While France continues to revere its rich history and independence, French leaders increasingly tie the future of France to the continued development of the European Union (EU).

The 1972 Common Program between the Socialist Party (PS), the Communist Party (PCF) and the Left Radical Party (PRG) prepared the victory of the Left at the 1981 presidential election, during which for the first time in the Fifth Republic a left-wing candidate won. François Mitterrand, re-elected in 1988, followed a left-wing inspired social and economic program, formulated in the 110 Propositions for France electoral program. However, reforms came to a stop in 1983. Mitterrand's two terms were marked by two cohabitations, the first one in 1986-88 with Jacques Chirac as Prime minister.

Mitterrand stressed the importance of European integration and advocated the ratification of the Maastricht Treaty on European economic and political union, which France's electorate narrowly approved in September 1992.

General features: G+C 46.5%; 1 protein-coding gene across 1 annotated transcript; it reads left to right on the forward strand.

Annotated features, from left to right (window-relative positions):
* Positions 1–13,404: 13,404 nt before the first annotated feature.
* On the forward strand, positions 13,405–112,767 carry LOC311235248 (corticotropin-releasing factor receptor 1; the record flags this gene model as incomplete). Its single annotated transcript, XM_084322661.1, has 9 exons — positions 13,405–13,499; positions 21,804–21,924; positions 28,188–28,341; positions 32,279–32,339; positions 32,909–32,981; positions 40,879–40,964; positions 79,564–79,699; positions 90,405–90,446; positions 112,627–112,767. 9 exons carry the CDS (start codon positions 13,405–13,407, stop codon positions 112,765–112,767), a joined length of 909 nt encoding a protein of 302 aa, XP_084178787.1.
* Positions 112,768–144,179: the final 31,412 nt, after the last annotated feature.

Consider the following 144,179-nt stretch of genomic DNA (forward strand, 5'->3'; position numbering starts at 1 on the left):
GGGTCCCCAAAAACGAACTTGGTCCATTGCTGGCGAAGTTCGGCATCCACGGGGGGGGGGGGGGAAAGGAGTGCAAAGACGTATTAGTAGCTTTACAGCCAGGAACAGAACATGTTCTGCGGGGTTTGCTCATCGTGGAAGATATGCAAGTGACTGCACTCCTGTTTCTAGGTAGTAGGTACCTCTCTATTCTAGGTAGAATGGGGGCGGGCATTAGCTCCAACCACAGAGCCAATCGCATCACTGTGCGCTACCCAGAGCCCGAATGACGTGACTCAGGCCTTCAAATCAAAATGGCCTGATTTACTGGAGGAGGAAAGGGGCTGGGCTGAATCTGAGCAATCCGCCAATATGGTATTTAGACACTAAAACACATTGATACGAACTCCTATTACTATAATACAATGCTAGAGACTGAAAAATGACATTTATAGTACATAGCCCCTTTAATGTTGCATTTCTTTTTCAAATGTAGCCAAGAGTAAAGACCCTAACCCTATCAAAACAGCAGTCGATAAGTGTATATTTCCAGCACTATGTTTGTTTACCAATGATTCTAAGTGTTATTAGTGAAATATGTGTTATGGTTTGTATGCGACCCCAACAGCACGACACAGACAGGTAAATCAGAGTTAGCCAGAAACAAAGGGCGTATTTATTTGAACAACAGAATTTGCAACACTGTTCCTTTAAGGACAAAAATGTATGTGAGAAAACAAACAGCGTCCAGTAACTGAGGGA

The conservative President Jacques Chirac assumed office May 17, 1995, after a campaign focused on the need to combat France's stubbornly high unemployment rate. The center of domestic attention soon shifted, however, to the economic reform and belt-tightening measures required for France to meet the criteria for Economic and Monetary Union (EMU) laid out by the Maastricht Treaty. In late 1995, France experienced its greatest labor unrest in at least a decade, as employees protested government cutbacks.

In evaluating Chirac's presidency in 2015, the British magazine The Economist stated:

In his term, unemployment averaged 10 percent, debt mounted, the French said no to Europe, and the suburban banlieues rioted....It was on his watch that France's competitive position sharply declined. His popularity sank to 16 percent....[But today] Jacques Chirac has emerged as an improbable icon of retro taste and a figure of public affection.[11]